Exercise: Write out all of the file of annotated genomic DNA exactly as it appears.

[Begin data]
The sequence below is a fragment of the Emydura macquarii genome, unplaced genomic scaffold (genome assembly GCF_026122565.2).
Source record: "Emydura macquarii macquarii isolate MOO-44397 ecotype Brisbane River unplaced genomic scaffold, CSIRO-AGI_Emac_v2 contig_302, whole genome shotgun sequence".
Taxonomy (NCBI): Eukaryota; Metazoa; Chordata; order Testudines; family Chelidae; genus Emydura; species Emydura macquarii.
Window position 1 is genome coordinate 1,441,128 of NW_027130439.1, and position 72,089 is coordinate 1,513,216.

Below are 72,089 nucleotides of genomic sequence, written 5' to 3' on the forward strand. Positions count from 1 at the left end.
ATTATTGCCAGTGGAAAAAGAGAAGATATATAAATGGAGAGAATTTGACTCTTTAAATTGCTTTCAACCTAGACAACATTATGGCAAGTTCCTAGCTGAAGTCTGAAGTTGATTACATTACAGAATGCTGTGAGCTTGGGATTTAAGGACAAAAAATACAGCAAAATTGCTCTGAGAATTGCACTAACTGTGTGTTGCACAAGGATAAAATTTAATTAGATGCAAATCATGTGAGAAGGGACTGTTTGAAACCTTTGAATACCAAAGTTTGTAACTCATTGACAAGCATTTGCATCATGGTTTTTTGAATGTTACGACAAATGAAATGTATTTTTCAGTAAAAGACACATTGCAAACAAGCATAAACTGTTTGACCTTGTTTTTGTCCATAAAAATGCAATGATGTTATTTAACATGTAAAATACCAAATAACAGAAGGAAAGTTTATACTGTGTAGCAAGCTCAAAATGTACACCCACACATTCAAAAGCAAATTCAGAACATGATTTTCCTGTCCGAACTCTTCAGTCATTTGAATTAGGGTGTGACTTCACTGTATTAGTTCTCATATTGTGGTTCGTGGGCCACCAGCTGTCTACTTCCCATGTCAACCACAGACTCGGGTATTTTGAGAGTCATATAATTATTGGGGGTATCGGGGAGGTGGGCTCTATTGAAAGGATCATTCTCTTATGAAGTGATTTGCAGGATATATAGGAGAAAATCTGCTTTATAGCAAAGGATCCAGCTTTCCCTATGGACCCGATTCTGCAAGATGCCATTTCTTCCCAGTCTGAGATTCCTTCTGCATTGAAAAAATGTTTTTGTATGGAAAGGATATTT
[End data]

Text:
The sequence below is a fragment of the Emydura macquarii genome, unplaced genomic scaffold (genome assembly GCF_026122565.2).
Source record: "Emydura macquarii macquarii isolate MOO-44397 ecotype Brisbane River unplaced genomic scaffold, CSIRO-AGI_Emac_v2 contig_302, whole genome shotgun sequence".
Taxonomy (NCBI): Eukaryota; Metazoa; Chordata; order Testudines; family Chelidae; genus Emydura; species Emydura macquarii.
Window position 1 is genome coordinate 1,441,128 of NW_027130439.1, and position 72,089 is coordinate 1,513,216.

Below are 72,089 nucleotides of genomic sequence, written 5' to 3' on the forward strand. Positions count from 1 at the left end.
ATTATTGCCAGTGGAAAAAGAGAAGATATATAAATGGAGAGAATTTGACTCTTTAAATTGCTTTCAACCTAGACAACATTATGGCAAGTTCCTAGCTGAAGTCTGAAGTTGATTACATTACAGAATGCTGTGAGCTTGGGATTTAAGGACAAAAAATACAGCAAAATTGCTCTGAGAATTGCACTAACTGTGTGTTGCACAAGGATAAAATTTAATTAGATGCAAATCATGTGAGAAGGGACTGTTTGAAACCTTTGAATACCAAAGTTTGTAACTCATTGACAAGCATTTGCATCATGGTTTTTTGAATGTTACGACAAATGAAATGTATTTTTCAGTAAAAGACACATTGCAAACAAGCATAAACTGTTTGACCTTGTTTTTGTCCATAAAAATGCAATGATGTTATTTAACATGTAAAATACCAAATAACAGAAGGAAAGTTTATACTGTGTAGCAAGCTCAAAATGTACACCCACACATTCAAAAGCAAATTCAGAACATGATTTTCCTGTCCGAACTCTTCAGTCATTTGAATTAGGGTGTGACTTCACTGTATTAGTTCTCATATTGTGGTTCGTGGGCCACCAGCTGTCTACTTCCCATGTCAACCACAGACTCGGGTATTTTGAGAGTCATATAATTATTGGGGGTATCGGGGAGGTGGGCTCTATTGAAAGGATCATTCTCTTATGAAGTGATTTGCAGGATATATAGGAGAAAATCTGCTTTATAGCAAAGGATCCAGCTTTCCCTATGGACCCGATTCTGCAAGATGCCATTTCTTCCCAGTCTGAGATTCCTTCTGCATTGAAAAAATGTTTTTGTATGGAAAGGATATTT